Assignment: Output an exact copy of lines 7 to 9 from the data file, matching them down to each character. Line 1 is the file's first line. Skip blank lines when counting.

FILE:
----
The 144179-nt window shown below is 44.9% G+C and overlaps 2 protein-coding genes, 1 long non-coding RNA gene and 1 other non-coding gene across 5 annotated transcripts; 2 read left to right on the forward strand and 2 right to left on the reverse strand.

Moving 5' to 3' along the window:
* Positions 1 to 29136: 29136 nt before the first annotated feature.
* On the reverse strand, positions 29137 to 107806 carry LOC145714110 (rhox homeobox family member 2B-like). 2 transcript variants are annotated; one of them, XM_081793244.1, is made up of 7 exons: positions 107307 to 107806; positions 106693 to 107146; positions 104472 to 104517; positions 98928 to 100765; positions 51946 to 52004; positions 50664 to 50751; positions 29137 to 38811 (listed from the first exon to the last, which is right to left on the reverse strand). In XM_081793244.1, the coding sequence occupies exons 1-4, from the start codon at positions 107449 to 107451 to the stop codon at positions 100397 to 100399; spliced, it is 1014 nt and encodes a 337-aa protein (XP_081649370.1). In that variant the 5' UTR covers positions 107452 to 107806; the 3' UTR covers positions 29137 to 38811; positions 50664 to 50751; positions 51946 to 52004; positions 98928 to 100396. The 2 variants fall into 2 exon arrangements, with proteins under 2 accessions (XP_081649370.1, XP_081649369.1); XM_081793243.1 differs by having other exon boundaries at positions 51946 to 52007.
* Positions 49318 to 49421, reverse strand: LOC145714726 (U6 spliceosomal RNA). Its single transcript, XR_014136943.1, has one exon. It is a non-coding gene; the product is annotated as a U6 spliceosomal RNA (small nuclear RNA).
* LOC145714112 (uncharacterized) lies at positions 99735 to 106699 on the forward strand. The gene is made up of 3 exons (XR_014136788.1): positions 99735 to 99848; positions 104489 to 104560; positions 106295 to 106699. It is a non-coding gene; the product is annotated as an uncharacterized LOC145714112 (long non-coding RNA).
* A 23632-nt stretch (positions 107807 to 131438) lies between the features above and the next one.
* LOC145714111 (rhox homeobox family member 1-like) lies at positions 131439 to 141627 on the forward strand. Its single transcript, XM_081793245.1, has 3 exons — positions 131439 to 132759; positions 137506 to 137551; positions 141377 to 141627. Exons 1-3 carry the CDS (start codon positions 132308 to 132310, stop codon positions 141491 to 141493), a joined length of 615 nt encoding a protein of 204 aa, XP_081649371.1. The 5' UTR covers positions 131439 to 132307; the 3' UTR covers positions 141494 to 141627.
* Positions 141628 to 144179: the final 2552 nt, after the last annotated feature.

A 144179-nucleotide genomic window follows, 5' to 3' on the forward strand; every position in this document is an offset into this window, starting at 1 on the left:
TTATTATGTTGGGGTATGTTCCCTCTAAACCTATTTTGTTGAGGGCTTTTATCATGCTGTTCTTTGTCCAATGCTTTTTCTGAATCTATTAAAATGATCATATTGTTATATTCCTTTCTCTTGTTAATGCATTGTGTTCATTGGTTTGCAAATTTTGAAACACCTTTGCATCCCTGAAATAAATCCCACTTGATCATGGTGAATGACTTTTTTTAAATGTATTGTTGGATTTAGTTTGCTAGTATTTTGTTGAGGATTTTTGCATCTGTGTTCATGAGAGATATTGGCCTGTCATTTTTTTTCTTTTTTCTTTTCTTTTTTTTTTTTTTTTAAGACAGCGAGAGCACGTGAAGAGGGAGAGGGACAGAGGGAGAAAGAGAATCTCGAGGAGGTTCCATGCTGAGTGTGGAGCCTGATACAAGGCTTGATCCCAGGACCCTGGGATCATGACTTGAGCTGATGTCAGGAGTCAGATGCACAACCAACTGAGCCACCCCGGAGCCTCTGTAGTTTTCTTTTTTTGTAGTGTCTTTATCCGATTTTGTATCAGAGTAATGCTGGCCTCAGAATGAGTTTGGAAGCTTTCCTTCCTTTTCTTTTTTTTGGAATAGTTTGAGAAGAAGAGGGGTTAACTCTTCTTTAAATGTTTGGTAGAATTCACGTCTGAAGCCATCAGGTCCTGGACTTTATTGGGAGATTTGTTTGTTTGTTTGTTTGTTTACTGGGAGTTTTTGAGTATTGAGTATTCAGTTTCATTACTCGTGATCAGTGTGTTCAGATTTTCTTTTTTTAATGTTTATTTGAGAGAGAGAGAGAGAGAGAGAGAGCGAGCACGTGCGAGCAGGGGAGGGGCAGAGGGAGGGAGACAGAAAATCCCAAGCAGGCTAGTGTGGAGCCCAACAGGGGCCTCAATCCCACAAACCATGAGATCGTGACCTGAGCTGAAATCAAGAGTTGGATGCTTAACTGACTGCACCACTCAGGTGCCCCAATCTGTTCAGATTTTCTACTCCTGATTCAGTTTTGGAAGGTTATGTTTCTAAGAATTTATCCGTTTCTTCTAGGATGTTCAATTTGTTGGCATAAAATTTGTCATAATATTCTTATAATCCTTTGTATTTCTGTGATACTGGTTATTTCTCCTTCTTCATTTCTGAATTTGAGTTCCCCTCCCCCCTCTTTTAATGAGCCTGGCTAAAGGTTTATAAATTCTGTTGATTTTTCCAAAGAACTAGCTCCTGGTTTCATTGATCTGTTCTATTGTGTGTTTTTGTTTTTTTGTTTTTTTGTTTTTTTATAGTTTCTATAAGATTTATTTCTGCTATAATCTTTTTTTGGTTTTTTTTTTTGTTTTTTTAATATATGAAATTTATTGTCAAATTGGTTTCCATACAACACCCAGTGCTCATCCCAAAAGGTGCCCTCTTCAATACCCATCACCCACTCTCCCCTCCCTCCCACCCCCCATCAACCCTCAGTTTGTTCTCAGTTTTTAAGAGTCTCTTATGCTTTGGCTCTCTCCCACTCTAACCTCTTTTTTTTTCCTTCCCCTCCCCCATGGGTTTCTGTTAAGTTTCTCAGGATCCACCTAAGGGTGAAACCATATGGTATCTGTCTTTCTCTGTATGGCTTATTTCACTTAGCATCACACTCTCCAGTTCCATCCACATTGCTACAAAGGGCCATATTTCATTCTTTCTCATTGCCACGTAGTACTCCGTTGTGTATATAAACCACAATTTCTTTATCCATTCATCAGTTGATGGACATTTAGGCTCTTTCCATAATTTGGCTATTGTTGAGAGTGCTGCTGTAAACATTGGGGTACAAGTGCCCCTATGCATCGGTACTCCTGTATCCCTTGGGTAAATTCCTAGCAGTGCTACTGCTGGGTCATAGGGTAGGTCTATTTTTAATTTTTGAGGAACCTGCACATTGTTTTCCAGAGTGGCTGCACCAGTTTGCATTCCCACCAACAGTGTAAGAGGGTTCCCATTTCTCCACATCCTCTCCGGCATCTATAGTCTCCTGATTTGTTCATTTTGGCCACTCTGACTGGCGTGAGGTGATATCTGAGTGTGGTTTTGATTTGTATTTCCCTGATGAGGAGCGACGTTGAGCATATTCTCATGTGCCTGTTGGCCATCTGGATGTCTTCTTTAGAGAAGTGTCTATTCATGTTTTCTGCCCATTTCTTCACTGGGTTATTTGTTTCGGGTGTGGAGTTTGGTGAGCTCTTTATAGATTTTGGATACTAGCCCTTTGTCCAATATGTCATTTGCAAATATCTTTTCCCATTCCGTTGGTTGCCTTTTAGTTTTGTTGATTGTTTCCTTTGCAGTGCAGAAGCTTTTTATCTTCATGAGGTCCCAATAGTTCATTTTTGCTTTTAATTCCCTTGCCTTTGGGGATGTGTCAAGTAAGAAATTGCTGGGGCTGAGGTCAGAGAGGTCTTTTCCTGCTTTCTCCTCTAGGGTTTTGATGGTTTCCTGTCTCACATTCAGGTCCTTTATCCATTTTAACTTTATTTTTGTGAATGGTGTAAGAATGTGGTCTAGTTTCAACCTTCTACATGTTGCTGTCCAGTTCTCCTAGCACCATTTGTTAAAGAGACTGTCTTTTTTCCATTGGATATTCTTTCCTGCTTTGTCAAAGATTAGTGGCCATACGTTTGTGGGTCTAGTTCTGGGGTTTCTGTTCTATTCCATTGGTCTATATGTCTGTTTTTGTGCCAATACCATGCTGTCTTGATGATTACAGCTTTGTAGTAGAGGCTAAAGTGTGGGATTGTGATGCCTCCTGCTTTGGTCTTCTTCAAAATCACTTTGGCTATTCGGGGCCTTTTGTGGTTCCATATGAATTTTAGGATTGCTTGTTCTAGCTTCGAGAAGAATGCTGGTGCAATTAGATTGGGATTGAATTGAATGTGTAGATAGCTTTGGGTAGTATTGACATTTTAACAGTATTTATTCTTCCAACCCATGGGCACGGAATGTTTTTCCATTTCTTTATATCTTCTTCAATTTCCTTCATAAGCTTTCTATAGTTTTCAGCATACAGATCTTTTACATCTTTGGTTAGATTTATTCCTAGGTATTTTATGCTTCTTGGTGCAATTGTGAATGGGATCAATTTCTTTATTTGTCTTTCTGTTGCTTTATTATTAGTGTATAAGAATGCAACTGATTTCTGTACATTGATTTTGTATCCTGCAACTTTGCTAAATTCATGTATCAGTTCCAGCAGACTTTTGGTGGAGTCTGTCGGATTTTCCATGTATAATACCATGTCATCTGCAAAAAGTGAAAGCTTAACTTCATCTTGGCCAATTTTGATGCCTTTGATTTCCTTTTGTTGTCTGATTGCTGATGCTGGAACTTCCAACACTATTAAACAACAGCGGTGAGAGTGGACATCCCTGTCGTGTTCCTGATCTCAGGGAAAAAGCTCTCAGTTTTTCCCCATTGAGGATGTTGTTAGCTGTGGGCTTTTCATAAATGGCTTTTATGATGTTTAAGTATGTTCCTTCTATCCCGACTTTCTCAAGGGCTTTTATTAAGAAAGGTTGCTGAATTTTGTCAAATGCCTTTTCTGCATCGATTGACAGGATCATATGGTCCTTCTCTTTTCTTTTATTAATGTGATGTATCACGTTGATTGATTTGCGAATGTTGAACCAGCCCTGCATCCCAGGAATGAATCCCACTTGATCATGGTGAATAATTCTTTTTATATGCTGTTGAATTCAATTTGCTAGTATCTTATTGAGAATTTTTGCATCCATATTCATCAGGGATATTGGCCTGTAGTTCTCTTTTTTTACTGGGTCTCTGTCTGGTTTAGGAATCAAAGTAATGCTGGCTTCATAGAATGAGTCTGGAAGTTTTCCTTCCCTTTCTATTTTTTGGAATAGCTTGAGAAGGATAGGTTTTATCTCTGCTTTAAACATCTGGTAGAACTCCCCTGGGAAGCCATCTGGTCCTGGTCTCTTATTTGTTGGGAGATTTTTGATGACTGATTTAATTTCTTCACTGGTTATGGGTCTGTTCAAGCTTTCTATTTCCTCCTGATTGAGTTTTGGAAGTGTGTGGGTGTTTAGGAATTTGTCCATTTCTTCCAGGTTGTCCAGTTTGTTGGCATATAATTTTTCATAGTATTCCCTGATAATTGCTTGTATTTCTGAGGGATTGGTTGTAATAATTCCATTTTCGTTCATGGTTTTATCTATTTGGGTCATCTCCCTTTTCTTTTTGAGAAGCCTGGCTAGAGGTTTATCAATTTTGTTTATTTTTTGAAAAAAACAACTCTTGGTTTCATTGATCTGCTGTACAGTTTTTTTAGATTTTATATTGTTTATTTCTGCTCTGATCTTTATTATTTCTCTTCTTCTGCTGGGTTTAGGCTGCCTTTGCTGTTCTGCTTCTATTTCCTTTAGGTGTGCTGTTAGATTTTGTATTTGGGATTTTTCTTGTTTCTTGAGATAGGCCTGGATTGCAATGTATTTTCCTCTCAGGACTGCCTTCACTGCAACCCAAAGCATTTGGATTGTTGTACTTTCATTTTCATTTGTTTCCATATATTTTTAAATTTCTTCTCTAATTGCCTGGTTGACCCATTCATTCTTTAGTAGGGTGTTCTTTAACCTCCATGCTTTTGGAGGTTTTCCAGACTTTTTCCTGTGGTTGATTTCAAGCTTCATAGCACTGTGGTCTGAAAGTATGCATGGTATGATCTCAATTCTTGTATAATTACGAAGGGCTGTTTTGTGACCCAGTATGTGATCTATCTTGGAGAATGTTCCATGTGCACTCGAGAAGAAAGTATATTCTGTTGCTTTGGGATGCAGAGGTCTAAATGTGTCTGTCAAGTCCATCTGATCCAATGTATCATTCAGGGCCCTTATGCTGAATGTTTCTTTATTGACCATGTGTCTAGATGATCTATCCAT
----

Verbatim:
* A 23632-nt stretch (positions 107807 to 131438) lies between the features above and the next one.
* LOC145714111 (rhox homeobox family member 1-like) lies at positions 131439 to 141627 on the forward strand. Its single transcript, XM_081793245.1, has 3 exons — positions 131439 to 132759; positions 137506 to 137551; positions 141377 to 141627. Exons 1-3 carry the CDS (start codon positions 132308 to 132310, stop codon positions 141491 to 141493), a joined length of 615 nt encoding a protein of 204 aa, XP_081649371.1. The 5' UTR covers positions 131439 to 132307; the 3' UTR covers positions 141494 to 141627.
* Positions 141628 to 144179: the final 2552 nt, after the last annotated feature.